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10 Decoding Scaffolds for Early and Older Learners

diagnostic gradual release perscriptive scaffolds

Have you ever had a student who struggles with blending words or over-emphasizes the strategy of letter-by-letter decoding? Or a student who segments, or pulls apart, individual sounds in words but cannot blend them to read the word? 

What can you do to move a student forward? 

This can be incredibly frustrating for the student who can isolate the sounds or decode letter-by-letter but still struggles to bring that knowledge together to read the word. 

Dyslexic students learning to read need more instructional time and practice addressing decoding and spelling applications. But, what happens when students get stuck on letter-by-letter decoding? 

Are there scaffolds we can use to move them to fluent reading? Absolutely!

What is Scaffolding in Literacy Instruction?

Scaffolding is the process where a teacher or tutor provides support for a student and then gradually removes those supports as the student demonstrates learning. 

These supports can come in the form of:

  • Breaking learning into smaller chunks
  • Providing a new tool, structure, or strategy to grasp new material or concepts

Imagine a painter who uses a scaffold. It is a temporary tool used by the painter to support them. And, it’s removed when it is no longer needed. Similarly, scaffolds in literacy instruction are temporary instructional tools or strategies to help our learners grow. 

What Does It Mean to Be Diagnostic and Prescriptive?

Working with students in different places on their journey with reading and dyslexia means that we need to be diagnostic and prescriptive in our approach. This means knowing when scaffolds are needed and using them appropriately to move learning forward based on the diagnostic student performance and teacher observations.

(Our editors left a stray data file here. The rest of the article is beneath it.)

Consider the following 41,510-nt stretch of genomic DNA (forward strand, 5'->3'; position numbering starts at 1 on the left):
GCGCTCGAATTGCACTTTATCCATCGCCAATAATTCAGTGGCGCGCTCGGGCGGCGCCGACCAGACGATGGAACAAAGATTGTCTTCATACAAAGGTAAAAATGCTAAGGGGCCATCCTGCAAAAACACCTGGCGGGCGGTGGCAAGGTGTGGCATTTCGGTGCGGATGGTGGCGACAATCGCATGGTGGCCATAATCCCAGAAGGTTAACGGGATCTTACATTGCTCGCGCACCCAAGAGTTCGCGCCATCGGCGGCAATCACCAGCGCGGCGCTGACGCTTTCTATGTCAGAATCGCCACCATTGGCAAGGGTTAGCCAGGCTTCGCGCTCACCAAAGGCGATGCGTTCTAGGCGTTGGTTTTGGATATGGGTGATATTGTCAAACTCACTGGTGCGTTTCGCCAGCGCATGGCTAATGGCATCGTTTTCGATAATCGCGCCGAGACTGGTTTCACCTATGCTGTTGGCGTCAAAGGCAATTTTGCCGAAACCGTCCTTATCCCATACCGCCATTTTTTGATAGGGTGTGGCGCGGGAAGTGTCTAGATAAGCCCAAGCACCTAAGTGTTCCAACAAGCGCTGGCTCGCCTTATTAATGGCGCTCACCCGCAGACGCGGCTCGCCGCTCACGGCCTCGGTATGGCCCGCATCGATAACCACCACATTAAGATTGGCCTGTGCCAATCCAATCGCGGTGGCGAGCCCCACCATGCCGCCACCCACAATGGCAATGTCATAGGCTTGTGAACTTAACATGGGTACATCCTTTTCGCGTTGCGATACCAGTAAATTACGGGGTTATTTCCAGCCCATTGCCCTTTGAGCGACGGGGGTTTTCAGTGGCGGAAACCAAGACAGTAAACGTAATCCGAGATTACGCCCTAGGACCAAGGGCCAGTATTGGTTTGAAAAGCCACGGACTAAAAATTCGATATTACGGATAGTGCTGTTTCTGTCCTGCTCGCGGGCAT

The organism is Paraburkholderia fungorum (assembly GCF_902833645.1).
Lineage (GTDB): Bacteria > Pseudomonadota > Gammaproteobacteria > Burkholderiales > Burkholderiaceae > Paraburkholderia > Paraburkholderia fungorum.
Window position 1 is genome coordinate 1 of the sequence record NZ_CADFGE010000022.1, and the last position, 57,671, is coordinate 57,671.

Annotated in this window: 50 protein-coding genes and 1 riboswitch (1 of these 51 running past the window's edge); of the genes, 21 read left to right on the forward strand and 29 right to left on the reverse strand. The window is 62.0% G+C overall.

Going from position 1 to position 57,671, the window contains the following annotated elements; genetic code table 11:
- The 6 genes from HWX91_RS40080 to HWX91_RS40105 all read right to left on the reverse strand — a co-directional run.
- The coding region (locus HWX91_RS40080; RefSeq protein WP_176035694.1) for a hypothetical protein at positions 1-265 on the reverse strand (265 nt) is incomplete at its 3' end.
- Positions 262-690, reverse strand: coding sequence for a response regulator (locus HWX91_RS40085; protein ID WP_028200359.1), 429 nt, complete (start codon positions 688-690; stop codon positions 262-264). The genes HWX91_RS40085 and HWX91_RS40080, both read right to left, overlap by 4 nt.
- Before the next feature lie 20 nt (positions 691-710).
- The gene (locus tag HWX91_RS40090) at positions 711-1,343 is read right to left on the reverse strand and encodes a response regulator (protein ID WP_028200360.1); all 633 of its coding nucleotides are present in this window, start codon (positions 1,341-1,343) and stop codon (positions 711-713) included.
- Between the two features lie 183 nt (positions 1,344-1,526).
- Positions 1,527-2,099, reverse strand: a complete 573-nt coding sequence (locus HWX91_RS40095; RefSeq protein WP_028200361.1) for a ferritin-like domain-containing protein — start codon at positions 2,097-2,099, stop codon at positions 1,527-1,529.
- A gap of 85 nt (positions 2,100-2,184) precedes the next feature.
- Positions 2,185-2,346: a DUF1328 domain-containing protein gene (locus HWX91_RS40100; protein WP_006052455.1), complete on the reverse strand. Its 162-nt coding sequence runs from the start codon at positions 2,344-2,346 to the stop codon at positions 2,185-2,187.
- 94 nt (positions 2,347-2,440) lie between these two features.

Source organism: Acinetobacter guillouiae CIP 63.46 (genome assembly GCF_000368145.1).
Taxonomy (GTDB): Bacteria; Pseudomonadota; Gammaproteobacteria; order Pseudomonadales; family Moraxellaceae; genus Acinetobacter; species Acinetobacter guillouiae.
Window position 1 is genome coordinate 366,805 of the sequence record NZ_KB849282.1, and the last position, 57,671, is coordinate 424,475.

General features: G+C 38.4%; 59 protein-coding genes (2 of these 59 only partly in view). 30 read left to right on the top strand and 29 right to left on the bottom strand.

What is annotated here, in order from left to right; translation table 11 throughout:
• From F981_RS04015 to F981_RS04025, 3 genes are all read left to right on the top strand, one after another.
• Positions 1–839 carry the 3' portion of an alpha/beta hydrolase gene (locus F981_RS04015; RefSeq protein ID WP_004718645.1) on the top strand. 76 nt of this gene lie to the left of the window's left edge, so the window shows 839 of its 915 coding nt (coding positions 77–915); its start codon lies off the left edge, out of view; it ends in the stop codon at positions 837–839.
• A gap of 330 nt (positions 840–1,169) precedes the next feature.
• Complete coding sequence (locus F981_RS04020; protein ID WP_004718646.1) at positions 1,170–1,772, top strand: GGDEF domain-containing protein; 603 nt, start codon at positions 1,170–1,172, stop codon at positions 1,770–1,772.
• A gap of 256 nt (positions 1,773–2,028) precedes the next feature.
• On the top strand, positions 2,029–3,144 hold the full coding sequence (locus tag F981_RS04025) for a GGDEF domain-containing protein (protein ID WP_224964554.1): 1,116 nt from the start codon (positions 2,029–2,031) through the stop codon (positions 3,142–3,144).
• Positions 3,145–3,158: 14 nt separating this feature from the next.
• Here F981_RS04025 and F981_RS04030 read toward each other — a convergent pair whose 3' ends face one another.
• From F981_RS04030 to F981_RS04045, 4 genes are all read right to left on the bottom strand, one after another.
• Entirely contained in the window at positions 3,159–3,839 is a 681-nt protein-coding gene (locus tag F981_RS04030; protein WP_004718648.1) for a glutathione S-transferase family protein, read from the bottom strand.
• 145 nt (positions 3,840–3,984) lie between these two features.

The diagnostic and prescriptive approach to teaching is a never-ending cycle.

Diagnostic and prescriptive teaching includes:

  • Identify a student’s academic and individual strengths and areas of need 
  • Prescribe an appropriate course of action to address these needs 
  • Conduct ongoing progress monitoring
  • Continue this instructional flow by circling back to back to the first bullet point

For more, watch: What Does it Mean to Be Diagnostic and Prescriptive?

5 Early Scaffolds for Decoding Difficulties

  1. Segmenting - First, determine if oral segmenting and blending is something your student can do. 
  2. Successive blending - This is where words are sounded out by adding one phoneme at a time to blend a word. 
  3. Continuous blending - This is when you sound out words without stopping between sounds. 
  4. Body-coda work - When working with body-coda blending, your student will read or say the sounds from the beginning of the word to the vowel (the body) and then the consonants after the vowel (the coda).
  5. Backward blending - This is when you cover the beginning of the word and have the student read starting from the vowel to the end of the word. You then uncover each grapheme that comes before the vowel until you reach the beginning of the word. 

For more on these five scaffolds, read: Stuck On Decoding: 5 Ways To Scaffold Instruction!

5 Decoding Scaffolds for Older Students 

  1. Pull off the morphology - You can start with compound words, simple suffixes, etc.
  2. Look to special situations - Particularly, consonant digraphs, vowel teams, r-controlled vowel patterns, etc.
  3. Look to vowels to be sounded -
  4. Syllable division/scoop the syllables - Marking words is a scaffold. 
  5. Read the word

Remember: Scaffolds are designed to be temporary! 

For our full conversation on scaffolds for decoding, check out our latest episode of the Together in Literacy podcast. If you like what you hear, don’t forget to rate, leave a positive review, and subscribe!

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